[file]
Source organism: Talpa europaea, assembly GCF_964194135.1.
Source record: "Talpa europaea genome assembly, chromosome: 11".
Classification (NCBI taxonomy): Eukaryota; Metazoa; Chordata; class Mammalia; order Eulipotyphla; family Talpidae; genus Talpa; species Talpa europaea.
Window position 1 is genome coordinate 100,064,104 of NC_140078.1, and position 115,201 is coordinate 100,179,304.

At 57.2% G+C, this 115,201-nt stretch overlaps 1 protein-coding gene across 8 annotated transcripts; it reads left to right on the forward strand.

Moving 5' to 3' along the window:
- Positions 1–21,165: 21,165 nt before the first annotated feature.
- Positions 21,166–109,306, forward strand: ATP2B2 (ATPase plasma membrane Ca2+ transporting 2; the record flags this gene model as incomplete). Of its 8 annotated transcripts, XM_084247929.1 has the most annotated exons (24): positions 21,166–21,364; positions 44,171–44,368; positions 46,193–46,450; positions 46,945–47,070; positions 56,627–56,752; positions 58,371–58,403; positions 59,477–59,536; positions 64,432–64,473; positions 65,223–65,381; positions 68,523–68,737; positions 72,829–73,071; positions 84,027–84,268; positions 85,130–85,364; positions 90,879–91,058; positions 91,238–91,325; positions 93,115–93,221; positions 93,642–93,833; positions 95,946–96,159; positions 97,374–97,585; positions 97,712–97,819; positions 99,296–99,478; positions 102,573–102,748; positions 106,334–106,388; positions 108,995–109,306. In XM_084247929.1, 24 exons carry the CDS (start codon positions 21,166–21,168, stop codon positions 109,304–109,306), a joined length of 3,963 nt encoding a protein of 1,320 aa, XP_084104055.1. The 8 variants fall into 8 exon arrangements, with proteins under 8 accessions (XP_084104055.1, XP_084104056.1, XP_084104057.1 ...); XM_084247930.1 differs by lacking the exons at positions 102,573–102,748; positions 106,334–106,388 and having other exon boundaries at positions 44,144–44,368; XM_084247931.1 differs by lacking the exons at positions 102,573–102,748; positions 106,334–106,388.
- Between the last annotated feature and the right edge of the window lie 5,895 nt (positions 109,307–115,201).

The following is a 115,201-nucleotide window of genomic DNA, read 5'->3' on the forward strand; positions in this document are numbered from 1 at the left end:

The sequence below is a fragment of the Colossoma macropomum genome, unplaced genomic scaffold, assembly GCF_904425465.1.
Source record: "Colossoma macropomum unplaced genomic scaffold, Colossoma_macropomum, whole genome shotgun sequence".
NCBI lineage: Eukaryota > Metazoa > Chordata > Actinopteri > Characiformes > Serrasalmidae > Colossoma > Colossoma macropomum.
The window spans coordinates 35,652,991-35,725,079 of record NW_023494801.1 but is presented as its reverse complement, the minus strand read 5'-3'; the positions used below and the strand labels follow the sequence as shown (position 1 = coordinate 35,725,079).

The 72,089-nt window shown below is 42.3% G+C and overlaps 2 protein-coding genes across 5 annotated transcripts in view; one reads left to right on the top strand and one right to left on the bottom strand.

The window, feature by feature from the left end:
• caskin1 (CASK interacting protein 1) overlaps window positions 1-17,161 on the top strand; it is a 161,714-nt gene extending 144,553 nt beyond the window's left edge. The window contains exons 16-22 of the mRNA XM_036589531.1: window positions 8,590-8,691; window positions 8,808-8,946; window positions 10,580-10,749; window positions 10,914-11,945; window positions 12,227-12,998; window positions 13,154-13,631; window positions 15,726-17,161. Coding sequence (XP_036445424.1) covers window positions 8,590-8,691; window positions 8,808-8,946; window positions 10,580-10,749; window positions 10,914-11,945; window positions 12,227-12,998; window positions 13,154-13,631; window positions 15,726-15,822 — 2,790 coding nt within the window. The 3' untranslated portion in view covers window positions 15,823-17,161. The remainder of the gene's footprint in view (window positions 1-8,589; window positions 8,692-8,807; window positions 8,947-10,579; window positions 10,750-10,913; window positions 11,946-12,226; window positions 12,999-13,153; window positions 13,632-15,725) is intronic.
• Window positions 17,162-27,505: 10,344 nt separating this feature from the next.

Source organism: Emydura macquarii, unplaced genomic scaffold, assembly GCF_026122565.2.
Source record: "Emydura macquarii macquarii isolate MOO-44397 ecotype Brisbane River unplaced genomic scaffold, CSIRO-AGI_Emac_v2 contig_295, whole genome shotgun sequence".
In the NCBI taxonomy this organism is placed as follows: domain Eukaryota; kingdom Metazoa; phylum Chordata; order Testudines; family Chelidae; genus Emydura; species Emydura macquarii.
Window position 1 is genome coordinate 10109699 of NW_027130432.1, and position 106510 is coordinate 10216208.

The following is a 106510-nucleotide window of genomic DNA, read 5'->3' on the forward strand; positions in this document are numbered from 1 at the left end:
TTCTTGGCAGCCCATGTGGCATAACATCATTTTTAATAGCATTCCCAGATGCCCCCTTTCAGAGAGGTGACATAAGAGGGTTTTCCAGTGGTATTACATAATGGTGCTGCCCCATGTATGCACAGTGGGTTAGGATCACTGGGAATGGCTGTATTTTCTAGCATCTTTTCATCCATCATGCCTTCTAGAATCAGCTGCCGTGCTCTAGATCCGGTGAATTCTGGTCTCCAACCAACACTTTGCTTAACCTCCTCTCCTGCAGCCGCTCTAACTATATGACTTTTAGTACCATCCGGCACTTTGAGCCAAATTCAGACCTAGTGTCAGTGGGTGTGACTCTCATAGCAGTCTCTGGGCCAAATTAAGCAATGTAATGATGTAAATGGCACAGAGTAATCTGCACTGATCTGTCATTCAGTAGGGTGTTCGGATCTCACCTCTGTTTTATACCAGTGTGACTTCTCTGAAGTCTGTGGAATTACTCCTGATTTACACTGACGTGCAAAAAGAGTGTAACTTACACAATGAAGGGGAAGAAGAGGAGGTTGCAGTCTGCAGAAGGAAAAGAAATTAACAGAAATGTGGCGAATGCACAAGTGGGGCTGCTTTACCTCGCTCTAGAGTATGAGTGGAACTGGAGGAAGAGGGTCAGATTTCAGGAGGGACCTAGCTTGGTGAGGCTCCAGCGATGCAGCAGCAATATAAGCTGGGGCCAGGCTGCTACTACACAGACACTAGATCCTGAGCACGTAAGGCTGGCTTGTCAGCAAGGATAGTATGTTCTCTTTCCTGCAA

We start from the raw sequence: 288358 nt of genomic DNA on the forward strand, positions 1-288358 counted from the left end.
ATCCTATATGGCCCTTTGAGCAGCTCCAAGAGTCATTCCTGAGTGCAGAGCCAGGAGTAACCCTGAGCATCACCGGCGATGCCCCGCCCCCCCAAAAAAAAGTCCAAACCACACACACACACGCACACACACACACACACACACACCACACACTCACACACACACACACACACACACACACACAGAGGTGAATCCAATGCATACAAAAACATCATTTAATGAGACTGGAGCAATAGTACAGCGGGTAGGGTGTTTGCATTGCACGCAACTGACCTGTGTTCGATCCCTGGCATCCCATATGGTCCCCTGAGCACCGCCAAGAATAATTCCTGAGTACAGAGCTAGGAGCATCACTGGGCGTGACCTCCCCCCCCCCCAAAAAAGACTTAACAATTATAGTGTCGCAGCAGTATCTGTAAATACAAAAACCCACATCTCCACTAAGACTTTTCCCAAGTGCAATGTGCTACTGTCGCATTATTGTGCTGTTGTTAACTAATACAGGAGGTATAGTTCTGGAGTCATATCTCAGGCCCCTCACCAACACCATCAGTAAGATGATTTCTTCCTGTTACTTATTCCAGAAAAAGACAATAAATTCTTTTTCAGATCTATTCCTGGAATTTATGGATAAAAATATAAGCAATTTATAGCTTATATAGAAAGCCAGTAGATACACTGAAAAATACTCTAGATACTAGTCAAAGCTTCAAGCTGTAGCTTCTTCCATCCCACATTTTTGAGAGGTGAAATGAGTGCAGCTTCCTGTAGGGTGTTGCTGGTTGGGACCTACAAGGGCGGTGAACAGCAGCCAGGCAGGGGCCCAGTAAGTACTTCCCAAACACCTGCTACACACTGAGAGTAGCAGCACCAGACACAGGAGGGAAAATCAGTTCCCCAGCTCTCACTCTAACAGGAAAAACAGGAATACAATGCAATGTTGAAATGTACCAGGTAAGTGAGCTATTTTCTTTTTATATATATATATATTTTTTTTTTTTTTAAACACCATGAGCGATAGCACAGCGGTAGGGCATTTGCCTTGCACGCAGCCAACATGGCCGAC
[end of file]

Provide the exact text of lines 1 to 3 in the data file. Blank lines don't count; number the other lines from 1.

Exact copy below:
Source organism: Talpa europaea, assembly GCF_964194135.1.
Source record: "Talpa europaea genome assembly, chromosome: 11".
Classification (NCBI taxonomy): Eukaryota; Metazoa; Chordata; class Mammalia; order Eulipotyphla; family Talpidae; genus Talpa; species Talpa europaea.